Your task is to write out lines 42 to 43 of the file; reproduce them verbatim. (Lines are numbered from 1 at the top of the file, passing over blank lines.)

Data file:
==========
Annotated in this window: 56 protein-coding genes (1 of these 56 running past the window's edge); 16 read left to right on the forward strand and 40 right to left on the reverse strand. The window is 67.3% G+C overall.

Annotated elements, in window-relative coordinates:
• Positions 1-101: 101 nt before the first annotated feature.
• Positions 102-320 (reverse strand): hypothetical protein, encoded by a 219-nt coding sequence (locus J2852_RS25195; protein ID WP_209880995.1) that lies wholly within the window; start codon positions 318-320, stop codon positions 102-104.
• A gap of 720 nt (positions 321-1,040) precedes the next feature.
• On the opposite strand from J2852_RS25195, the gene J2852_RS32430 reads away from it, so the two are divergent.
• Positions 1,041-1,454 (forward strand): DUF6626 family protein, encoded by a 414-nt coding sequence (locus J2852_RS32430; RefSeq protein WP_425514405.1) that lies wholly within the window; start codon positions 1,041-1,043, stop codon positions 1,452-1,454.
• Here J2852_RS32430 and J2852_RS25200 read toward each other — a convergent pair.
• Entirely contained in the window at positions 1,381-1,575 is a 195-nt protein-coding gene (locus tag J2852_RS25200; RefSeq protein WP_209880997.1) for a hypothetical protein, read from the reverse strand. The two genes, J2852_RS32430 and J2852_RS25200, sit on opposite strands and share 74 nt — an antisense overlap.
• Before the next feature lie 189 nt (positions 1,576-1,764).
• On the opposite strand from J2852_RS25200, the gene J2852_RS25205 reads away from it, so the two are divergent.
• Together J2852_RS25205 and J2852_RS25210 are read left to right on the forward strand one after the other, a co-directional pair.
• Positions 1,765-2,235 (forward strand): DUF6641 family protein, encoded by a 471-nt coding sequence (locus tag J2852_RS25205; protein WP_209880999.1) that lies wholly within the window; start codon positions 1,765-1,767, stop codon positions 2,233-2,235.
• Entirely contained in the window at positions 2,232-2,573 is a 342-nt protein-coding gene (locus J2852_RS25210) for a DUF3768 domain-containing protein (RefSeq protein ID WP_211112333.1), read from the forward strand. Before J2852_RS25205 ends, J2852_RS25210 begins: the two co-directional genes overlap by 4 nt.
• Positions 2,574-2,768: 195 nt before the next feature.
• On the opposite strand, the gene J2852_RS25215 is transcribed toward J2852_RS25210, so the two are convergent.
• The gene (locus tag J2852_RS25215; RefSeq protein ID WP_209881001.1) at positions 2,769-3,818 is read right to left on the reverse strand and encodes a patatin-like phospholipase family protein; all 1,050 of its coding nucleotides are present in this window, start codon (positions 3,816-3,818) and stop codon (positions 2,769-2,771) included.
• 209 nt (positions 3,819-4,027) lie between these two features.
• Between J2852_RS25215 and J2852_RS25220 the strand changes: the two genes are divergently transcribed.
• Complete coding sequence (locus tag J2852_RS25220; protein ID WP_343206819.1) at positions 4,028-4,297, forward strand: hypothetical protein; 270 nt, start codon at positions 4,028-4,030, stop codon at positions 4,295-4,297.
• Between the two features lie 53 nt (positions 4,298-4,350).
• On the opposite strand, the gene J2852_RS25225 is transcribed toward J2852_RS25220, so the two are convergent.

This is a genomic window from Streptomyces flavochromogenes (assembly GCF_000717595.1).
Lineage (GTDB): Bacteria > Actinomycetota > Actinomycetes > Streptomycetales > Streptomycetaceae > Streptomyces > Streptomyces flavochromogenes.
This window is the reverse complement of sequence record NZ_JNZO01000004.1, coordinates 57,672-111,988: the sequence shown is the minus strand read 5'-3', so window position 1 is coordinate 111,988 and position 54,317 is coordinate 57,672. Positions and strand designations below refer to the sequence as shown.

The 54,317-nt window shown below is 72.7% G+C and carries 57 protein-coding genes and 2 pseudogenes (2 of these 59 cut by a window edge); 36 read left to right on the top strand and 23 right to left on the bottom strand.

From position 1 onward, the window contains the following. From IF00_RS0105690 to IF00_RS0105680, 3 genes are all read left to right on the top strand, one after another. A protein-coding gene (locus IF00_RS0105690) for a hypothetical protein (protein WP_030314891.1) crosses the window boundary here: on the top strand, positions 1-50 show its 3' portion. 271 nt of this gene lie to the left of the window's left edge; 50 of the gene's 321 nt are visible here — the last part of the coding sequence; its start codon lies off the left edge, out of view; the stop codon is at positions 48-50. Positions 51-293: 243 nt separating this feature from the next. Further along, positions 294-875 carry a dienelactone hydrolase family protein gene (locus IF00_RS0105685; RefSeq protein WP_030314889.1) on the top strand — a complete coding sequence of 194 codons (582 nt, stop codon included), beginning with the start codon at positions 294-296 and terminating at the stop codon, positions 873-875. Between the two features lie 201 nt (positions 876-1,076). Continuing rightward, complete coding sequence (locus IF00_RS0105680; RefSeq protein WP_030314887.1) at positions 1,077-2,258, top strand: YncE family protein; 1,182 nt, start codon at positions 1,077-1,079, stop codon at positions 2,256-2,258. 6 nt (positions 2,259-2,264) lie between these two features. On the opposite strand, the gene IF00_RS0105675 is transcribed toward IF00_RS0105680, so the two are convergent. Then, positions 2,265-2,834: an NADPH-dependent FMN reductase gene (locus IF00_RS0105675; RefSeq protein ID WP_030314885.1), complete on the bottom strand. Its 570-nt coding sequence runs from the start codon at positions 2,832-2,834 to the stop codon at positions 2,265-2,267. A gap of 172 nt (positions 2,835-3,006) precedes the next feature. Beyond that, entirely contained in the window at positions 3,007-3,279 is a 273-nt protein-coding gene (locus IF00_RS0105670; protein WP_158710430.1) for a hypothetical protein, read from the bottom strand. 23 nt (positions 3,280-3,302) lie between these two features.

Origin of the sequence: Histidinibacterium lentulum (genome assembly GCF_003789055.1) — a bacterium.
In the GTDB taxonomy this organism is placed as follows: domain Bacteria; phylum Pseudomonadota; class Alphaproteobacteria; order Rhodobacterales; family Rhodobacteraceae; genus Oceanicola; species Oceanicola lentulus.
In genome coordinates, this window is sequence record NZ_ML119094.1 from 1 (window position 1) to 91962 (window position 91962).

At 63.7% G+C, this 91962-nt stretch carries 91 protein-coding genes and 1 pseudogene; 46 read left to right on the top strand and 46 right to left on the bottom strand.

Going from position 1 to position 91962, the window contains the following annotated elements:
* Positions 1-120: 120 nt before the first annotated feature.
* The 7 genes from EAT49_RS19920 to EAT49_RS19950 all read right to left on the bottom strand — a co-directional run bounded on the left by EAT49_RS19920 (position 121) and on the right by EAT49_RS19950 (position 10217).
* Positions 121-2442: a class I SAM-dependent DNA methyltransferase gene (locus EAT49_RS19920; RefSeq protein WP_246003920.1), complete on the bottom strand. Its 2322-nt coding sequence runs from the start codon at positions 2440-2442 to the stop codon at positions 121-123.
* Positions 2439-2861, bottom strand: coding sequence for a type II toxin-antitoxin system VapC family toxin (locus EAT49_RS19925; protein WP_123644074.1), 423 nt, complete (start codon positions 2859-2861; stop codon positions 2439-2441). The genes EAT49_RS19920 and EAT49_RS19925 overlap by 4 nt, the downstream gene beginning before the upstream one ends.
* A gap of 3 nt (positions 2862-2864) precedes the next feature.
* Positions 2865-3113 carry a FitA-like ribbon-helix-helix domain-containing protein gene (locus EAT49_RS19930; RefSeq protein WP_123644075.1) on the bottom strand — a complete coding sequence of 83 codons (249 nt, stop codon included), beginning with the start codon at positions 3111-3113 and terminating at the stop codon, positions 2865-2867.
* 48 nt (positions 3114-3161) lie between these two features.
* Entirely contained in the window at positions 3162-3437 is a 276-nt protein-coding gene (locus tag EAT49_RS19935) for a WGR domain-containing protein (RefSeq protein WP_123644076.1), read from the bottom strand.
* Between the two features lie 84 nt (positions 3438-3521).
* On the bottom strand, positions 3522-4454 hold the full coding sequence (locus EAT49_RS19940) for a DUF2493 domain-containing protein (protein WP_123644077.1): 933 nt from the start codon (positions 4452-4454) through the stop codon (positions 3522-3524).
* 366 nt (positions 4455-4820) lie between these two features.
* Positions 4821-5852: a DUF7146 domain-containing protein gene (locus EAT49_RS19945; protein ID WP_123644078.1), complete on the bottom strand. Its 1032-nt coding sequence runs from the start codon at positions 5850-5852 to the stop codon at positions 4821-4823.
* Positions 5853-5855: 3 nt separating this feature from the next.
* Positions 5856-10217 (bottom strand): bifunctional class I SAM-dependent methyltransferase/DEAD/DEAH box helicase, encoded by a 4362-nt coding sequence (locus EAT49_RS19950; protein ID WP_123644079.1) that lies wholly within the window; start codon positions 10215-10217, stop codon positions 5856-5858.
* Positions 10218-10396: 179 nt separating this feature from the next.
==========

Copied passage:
* On the bottom strand, positions 3522-4454 hold the full coding sequence (locus EAT49_RS19940) for a DUF2493 domain-containing protein (protein WP_123644077.1): 933 nt from the start codon (positions 4452-4454) through the stop codon (positions 3522-3524).
* 366 nt (positions 4455-4820) lie between these two features.